– by Joseph Jammer Medina

EXCLUSIVE: No doubt about it, representation is a very important thing. The ability to have someone who looks like you actually show up on the big screen has the potential to bring out a lot of positivity in young audiences. This is something that’s been celebrated with films like Black Panther in recent years, but Hollywood is still far from perfect.

While African Americans are making great strides, other minorities aren’t faring as well. Last year alone saw two instances where a role originally intended for a Japanese actor was replaced with white actors. This was seen with the Major in Ghost in the Shell and, to a lesser extent, in Death Note with Light.

With another manga adaptation, Alita: Battle Angel, set to hit theaters this December, there is a noticeable lack of Japanese characters. But is this an instance like with Ghost in the Shell, where the setting is largely Japanese, but for some reason the leads are white? Not at all.

RELATED – Alita: Robert Rodriguez’s Film Avoids Green Screen, Uses Practical Sets

LRM had a chance to speak with Alita producer Jon Landau, and in the process of discussing the big eyes on the lead character, he brought up this interesting tidbit.

“[Alita manga author Yukito Kishiro] wrote a world not set in Asia, but set actually in North America, and he gave us the liberty to cast the best actress we possibly could.”

The result? Cuban American actress is now taking on the role of Alita, with the supporting cast consisting of Christoph Waltz, Jennifer Connelly, Mahershala Ali, Ed Skrein, Michelle Rodriguez, and Eiza González. While the cast is relatively diverse — with a few Latinas, a couple Caucasians, and an African-American (and that’s just with some of the main cast) — it is a bit disappointing that there are virtually no Japanese (or even Asian) actors present in the film, given its source material.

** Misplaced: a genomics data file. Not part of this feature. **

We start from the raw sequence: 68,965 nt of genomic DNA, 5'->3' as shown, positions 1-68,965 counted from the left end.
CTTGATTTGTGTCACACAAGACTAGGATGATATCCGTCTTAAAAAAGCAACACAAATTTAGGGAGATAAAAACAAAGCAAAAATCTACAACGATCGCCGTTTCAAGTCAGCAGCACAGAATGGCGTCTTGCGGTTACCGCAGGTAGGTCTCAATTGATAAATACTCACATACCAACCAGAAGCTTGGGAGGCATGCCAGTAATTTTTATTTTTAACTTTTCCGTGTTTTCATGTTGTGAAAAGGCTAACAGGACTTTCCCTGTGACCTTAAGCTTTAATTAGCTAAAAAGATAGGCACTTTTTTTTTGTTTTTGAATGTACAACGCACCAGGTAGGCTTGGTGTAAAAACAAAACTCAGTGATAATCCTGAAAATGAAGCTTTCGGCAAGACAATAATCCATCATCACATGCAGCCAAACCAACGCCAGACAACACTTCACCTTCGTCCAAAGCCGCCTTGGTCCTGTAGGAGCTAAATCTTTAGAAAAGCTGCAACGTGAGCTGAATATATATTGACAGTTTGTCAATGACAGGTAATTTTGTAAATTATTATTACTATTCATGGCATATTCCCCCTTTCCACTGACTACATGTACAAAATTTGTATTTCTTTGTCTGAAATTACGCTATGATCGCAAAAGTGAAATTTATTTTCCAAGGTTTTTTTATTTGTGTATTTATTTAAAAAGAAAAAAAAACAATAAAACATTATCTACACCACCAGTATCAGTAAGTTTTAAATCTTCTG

That being said, this seems to be an instance that more closely resembles Death Note, where it can still make sense for a film to have certain races in them based on the setting. Ghost in the Shell was an outlier where its Japanese setting was retained, but its cast was whitewashed. Another mark in Rodriguez’s defense, the director has also consistently made a lot of efforts to cast Latinos in his films and TV shows — another group that is sorely underrepresented on the big screen. As such, it seems less of a case where he reverts to white actors as a status quo.

How do you feel about this particular instance? Let us know your thoughts down below! And keep an eye out for all full interview with Alita: Battle Angel producer Jon Landau, director Robert Rodriguez, and stars Rosa Salazar and Keean Johnson.

Alita: Battle Angel hits theaters on December 21, 2018.

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Joseph Jammer Medina is an author, podcaster, and editor-in-chief of LRM. A graduate of Chapman University's Dodge College of Film and Television, Jammer's always had a craving for stories. From movies, television, and web content to books, anime, and manga, he's always been something of a story junkie.